Posts Tagged ‘Jennie Benford’

Songs Ohia – Didn’t It Rain (Reissue): In 1996, Chris and Ben Swanson’s upstart label Secretly Canadian issued the One Pronunciation of Glory 7” and made Jason Molina a recording artist. Six years later, the brothers released “Didn’t It Rain”, a masterpiece tour of darkness and despair lit only by the light of Molina’s lantern and that ever-present Blue Chicago Moon. This month’s reissue would be essential in any context, but with the gray having already claimed its space over Molina’s midwest, it almost sounds like Didn’t It Rain was pulled straight from the sky.

Didn’t It Rain is Jason Molina’s first perfect record. Recorded live in a single room, with no overdubs and musicians creating their parts on the fly, the overall approach to the recording was nothing new for Molina. But something in the air and execution of Didn’t It Rain clearly sets it apart from his existing body of work. His albums had always been full of space, but never had Molina sculpted the space as masterfully as he does on Didn’t It Rain.

Never has a Songs: Ohia album’s process been so integral to its overall feel as is the case with “Didn’t It Rain”, the band’s sixth proper full-length. The album, like the working class South Philadelphia neighbourhood in which it was birthed, has a real used goods kinda feel to it. Engineer Edan Cohen employed what some may consider “old-fashioned” recording techniques — the entire album was recorded live with no overdubs, the full band playing in one room with the players always within arms’ reach of one another; singers Jason Molina, Jennie Benford and Jim Krewson (the latter two of Jim & Jennie And The Pinetops) sharing microphones singing live together, sometimes sitting in chairs, sometimes standing. The result is a sound which resembles the warmth and personality of the classic Muscle Shoals Sound recordings of the early- to mid-70s: Willie Nelson’s Phases & Stages, the Rolling Stones’ “Wild Horses”, and others by Aretha Franklin, Boz Scaggs, Bob Seger, Lynyrd Skynyrd and Wilson Pickett.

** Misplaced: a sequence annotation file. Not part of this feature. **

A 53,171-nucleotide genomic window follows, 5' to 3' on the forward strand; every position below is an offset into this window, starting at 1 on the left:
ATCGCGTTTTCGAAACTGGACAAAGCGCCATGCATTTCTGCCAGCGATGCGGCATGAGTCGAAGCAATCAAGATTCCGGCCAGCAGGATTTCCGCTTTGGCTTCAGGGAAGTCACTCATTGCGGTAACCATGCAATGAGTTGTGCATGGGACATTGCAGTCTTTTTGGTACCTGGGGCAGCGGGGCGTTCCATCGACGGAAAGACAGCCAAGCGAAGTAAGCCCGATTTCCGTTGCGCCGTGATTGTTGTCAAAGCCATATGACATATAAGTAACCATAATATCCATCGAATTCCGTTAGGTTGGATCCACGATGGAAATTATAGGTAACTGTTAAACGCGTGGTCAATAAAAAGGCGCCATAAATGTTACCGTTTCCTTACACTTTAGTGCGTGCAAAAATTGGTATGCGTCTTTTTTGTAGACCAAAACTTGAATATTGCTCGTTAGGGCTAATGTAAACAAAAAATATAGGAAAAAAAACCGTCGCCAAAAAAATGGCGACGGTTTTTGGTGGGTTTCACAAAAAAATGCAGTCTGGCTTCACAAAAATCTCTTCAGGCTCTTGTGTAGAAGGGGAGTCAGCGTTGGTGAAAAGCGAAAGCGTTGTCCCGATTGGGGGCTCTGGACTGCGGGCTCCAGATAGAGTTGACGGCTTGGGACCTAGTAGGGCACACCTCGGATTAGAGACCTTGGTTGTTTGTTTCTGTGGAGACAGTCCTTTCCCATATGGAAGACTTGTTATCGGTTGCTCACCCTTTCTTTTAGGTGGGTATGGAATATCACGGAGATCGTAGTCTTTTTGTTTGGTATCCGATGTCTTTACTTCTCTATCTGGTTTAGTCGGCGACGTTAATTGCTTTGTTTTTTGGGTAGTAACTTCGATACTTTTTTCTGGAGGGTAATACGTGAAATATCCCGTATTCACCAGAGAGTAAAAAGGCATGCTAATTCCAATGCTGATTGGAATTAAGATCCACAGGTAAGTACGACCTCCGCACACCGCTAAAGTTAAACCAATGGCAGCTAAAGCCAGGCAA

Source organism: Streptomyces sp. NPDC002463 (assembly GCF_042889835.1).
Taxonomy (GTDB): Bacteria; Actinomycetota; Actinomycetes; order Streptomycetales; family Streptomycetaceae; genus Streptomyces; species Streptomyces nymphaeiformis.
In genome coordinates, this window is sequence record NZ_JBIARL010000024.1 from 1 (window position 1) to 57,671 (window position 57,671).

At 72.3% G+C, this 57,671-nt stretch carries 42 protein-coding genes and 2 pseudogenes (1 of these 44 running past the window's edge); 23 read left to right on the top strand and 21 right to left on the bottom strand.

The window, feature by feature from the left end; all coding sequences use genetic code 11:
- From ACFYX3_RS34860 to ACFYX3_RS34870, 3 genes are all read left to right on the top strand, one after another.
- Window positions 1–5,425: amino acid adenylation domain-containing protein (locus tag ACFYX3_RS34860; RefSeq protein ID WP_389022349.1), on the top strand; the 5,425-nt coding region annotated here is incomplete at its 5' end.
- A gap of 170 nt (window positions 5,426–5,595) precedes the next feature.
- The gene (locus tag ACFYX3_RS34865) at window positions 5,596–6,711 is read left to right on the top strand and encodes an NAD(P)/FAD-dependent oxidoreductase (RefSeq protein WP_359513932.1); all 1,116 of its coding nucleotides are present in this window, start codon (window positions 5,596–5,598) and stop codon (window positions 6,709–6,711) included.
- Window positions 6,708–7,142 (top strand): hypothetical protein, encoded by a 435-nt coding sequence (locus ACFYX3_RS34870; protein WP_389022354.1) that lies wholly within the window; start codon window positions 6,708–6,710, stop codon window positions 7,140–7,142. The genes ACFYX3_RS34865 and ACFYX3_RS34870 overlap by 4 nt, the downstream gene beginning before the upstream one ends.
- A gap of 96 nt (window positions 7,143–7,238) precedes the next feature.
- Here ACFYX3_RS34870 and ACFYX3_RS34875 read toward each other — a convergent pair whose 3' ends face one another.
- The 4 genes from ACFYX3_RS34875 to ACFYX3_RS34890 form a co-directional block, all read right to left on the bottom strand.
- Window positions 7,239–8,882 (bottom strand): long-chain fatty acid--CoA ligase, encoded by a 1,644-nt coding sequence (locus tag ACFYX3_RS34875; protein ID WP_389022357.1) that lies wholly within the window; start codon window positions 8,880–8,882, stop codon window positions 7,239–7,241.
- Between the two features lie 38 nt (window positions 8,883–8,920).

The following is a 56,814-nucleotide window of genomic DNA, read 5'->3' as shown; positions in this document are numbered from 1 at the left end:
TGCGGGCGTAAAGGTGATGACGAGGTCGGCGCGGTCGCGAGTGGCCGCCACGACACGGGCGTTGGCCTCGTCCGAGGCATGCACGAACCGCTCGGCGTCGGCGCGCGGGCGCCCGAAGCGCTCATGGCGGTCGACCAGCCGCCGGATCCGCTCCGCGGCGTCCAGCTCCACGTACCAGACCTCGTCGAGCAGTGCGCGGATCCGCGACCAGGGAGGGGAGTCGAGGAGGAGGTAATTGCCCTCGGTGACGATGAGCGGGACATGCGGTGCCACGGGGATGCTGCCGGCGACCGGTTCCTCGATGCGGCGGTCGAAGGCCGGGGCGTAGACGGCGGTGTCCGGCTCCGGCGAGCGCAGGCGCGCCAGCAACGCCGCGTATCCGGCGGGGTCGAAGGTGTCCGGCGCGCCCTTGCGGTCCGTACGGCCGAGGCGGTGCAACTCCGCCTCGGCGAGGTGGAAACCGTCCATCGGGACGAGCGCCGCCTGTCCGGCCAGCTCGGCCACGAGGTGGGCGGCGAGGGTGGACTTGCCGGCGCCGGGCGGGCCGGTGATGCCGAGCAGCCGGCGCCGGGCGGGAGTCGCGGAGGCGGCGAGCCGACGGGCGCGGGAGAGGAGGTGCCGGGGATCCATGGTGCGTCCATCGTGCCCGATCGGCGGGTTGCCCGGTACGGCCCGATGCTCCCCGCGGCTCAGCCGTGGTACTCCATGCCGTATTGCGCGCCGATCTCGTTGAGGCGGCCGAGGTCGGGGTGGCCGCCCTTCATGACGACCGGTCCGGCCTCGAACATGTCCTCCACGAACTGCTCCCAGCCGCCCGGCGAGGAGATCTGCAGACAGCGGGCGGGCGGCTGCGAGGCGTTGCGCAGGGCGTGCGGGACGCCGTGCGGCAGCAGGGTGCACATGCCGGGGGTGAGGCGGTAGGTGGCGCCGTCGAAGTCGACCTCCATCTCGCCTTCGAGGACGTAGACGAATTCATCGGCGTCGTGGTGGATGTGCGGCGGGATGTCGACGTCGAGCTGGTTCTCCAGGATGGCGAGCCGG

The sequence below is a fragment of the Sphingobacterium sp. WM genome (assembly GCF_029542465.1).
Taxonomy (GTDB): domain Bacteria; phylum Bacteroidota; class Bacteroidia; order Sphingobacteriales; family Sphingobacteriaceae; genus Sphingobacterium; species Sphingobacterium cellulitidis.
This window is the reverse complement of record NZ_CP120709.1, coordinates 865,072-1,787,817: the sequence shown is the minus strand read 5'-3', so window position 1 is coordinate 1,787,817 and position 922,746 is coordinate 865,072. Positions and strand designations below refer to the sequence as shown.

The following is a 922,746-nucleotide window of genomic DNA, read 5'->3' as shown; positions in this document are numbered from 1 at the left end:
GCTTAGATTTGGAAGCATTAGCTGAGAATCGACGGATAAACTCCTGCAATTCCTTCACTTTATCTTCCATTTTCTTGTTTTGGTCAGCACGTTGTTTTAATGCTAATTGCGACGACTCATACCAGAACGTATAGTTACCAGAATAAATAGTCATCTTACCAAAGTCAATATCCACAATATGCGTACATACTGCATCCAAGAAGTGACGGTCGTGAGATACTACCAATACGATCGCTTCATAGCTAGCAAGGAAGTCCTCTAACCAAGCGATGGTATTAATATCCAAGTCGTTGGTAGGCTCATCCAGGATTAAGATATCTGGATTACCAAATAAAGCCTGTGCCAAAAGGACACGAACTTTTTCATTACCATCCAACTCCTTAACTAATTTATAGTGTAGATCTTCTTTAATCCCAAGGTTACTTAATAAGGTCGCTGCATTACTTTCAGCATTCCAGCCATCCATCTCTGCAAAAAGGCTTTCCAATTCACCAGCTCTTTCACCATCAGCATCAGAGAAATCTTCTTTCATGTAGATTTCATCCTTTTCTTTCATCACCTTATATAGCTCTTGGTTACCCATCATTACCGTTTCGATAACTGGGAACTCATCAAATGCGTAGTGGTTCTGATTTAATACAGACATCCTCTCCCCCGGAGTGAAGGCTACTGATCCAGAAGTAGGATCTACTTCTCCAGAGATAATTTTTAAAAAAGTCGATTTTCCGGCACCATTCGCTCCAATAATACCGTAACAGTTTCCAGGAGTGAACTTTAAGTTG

Inspired by the Mahalia Jackson song of the same name, the title track is a beautiful song about the shifting tides of life and the old cycle of “a lot of shit going down before shit clears up”. It’s a damn fine place to start an album that seems in no hurry whatsoever to make a universal statement, instead perfectly content to walk its own path toward resolution. And damn if Songs: Ohia principal songwriter Jason Molina hasn’t gone and created a record that is even more intensely personal and healing than any of his previous works. Neil Young had his After The Goldrush, this is Molina’sDidn’t It Rain”.

Indeed, this is the album with which Molina really leaves his mark as a serious songwriter and artist. On 1999’s genre-bending Ghost Tropic full-length, Songs: Ohia made it clear that it could make a cohesive album that took its listener on a journey from front to back. Its dislocated feel set a haunting tone, and its largely instrumental and drone-like quality was the process of the Ohia eluding itself and its own tendencies, searching for the underside of its roots freshly yanked. With “Didn’t It Rain”, Molina & Co. return to the beauty of the song form and offer up a startlingly soulful and introspective song cycle in which Molina — accepting a comfortable degree of anonymity amongst the other players — meditates on what it means to feel rooted again (in the city of Chicago, where he’s called home for the past three years), sounding more sturdy at his core than ever.

“It’s where Molina felt the need to contract himself to a pinpoint, gathering all his energy into a lonesome quantum, before unleashing the wholehearted force of Magnolia Electric Co. He couldn’t have known what was to come, including some of his best work and worst times, but it’s obvious this is the sound of Molina standing on the brink of something. He didn’t seem to know quite what yet, and that stark uncertainty imbues Didn’t It Rain with a sickening yet heroic alchemy: the ability to make smallness and helplessness feel somehow brave”
On this day in 2002, Songs: Ohia’s ‘Didn’t It Rain’ was released on Secretly Canadian.